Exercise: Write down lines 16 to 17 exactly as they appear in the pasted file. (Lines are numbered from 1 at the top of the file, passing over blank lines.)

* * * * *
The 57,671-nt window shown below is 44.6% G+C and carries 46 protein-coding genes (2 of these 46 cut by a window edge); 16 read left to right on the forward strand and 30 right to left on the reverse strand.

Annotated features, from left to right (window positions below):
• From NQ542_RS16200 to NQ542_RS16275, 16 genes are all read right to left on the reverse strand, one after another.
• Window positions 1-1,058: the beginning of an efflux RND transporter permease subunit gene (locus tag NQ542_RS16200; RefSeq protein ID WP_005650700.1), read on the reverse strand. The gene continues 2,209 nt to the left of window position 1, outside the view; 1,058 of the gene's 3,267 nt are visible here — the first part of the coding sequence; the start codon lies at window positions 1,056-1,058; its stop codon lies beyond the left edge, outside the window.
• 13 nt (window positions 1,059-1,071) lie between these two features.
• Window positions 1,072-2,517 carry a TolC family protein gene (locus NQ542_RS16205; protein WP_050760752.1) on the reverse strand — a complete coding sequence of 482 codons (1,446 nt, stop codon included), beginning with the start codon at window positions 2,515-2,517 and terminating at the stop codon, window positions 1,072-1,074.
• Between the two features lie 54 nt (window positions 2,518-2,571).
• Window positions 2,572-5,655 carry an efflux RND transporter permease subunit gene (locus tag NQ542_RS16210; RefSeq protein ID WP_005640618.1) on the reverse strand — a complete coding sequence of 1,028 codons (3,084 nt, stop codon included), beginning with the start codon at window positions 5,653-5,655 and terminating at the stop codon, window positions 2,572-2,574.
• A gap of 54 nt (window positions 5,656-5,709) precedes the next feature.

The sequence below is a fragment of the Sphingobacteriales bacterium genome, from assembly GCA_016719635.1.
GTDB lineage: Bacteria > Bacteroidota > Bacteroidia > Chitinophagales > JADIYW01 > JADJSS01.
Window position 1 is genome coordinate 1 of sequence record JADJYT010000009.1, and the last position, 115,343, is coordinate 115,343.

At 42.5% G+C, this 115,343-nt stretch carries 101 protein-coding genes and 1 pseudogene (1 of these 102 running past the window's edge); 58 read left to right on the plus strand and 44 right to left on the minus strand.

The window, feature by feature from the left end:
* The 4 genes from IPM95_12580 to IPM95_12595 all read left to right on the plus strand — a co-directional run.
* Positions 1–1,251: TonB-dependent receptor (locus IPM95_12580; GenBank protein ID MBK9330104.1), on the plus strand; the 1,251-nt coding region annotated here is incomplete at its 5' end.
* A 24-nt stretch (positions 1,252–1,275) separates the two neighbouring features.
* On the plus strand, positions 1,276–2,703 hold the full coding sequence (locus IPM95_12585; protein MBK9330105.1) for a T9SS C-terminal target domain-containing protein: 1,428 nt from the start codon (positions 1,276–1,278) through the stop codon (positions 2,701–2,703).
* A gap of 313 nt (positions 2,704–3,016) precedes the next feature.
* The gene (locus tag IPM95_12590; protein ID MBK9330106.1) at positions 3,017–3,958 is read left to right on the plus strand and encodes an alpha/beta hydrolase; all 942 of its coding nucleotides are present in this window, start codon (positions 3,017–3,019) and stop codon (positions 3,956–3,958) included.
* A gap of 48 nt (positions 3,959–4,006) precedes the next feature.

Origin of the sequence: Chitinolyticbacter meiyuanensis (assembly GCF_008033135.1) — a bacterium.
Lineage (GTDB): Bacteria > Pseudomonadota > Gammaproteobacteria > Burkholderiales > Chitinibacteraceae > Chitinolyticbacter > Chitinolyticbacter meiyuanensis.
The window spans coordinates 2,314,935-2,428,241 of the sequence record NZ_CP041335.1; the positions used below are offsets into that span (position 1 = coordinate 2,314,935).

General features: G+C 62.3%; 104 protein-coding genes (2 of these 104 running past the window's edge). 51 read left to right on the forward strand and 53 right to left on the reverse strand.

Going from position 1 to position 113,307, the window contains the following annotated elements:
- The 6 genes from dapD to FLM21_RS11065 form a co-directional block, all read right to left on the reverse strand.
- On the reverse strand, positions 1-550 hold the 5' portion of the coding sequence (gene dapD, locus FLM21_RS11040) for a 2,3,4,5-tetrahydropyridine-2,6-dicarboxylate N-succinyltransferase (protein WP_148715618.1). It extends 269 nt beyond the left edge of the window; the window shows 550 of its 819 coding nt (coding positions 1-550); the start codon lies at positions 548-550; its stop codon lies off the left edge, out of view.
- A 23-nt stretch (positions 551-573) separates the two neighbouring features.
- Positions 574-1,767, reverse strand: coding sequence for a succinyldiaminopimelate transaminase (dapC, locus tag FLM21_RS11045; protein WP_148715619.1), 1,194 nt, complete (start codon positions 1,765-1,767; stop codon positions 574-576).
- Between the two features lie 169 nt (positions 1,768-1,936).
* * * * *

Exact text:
* Positions 1–1,251: TonB-dependent receptor (locus IPM95_12580; GenBank protein ID MBK9330104.1), on the plus strand; the 1,251-nt coding region annotated here is incomplete at its 5' end.
* A 24-nt stretch (positions 1,252–1,275) separates the two neighbouring features.